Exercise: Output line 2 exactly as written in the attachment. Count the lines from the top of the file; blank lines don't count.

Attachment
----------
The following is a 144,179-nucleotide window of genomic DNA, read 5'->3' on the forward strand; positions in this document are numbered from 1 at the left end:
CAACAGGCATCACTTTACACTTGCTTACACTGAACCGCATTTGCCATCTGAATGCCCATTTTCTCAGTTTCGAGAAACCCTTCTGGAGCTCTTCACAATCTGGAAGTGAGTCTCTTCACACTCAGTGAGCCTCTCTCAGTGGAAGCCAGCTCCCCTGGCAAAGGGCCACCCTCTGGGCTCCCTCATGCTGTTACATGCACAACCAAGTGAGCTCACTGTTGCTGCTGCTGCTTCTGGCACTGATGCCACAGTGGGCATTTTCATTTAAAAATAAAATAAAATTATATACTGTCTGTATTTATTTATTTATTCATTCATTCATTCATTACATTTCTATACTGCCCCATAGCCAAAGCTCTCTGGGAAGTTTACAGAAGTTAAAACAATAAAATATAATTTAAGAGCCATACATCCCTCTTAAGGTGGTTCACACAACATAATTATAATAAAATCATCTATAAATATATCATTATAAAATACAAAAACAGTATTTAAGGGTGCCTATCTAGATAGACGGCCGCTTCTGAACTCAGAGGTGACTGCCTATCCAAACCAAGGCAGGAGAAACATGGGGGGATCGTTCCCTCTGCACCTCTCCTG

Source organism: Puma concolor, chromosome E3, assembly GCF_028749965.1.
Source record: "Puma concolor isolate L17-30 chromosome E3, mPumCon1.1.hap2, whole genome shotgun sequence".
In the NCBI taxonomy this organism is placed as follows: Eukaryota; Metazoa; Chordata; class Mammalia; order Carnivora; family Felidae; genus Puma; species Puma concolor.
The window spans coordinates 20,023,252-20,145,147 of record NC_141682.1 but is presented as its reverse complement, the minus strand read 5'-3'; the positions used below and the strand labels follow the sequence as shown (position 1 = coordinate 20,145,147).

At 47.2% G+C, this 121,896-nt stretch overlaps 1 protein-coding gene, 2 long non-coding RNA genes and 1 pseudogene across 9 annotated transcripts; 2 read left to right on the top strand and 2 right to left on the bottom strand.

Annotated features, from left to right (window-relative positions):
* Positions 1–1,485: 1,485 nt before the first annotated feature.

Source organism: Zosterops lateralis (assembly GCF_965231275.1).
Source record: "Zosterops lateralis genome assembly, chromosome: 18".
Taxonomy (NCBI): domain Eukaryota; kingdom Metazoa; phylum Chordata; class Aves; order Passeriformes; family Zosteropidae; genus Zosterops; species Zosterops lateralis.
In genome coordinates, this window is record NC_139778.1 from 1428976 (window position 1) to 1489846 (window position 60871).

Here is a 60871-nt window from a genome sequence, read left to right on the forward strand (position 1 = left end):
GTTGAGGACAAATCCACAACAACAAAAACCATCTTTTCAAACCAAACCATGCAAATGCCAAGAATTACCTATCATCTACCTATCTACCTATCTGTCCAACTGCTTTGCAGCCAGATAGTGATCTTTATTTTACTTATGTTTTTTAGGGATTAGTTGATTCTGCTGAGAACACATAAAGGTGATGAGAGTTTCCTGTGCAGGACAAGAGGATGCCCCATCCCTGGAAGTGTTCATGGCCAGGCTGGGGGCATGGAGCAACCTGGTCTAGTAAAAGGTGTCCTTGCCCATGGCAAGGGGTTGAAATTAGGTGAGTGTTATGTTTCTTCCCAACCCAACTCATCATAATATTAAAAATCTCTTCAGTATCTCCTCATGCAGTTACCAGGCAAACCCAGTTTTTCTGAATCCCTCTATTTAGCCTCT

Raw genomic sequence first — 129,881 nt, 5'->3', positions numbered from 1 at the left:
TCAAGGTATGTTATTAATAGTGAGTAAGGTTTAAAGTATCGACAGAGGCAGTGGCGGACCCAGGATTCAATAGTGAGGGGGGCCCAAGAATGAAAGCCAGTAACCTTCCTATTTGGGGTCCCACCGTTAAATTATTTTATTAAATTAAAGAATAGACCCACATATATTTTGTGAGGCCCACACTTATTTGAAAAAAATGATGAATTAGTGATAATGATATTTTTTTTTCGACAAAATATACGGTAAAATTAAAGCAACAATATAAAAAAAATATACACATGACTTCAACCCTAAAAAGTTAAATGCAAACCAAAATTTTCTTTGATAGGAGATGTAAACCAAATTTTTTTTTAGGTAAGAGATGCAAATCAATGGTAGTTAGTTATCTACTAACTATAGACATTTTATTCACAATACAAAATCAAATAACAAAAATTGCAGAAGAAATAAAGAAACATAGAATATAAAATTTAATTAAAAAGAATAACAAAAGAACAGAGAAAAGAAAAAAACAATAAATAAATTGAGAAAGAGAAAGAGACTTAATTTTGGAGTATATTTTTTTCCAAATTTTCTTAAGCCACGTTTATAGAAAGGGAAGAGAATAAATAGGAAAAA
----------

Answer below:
CAACAGGCATCACTTTACACTTGCTTACACTGAACCGCATTTGCCATCTGAATGCCCATTTTCTCAGTTTCGAGAAACCCTTCTGGAGCTCTTCACAATCTGGAAGTGAGTCTCTTCACACTCAGTGAGCCTCTCTCAGTGGAAGCCAGCTCCCCTGGCAAAGGGCCACCCTCTGGGCTCCCTCATGCTGTTACATGCACAACCAAGTGAGCTCACTGTTGCTGCTGCTGCTTCTGGCACTGATGCCACAGTGGGCATTTTCATTTAAAAATAAAATAAAATTATATACTGTCTGTATTTATTTATTTATTCATTCATTCATTCATTACATTTCTATACTGCCCCATAGCCAAAGCTCTCTGGGAAGTTTACAGAAGTTAAAACAATAAAATATAATTTAAGAGCCATACATCCCTCTTAAGGTGGTTCACACAACATAATTATAATAAAATCATCTATAAATATATCATTATAAAATACAAAAACAGTATTTAAGGGTGCCTATCTAGATAGACGGCCGCTTCTGAACTCAGAGGTGACTGCCTATCCAAACCAAGGCAGGAGAAACATGGGGGGATCGTTCCCTCTGCACCTCTCCTG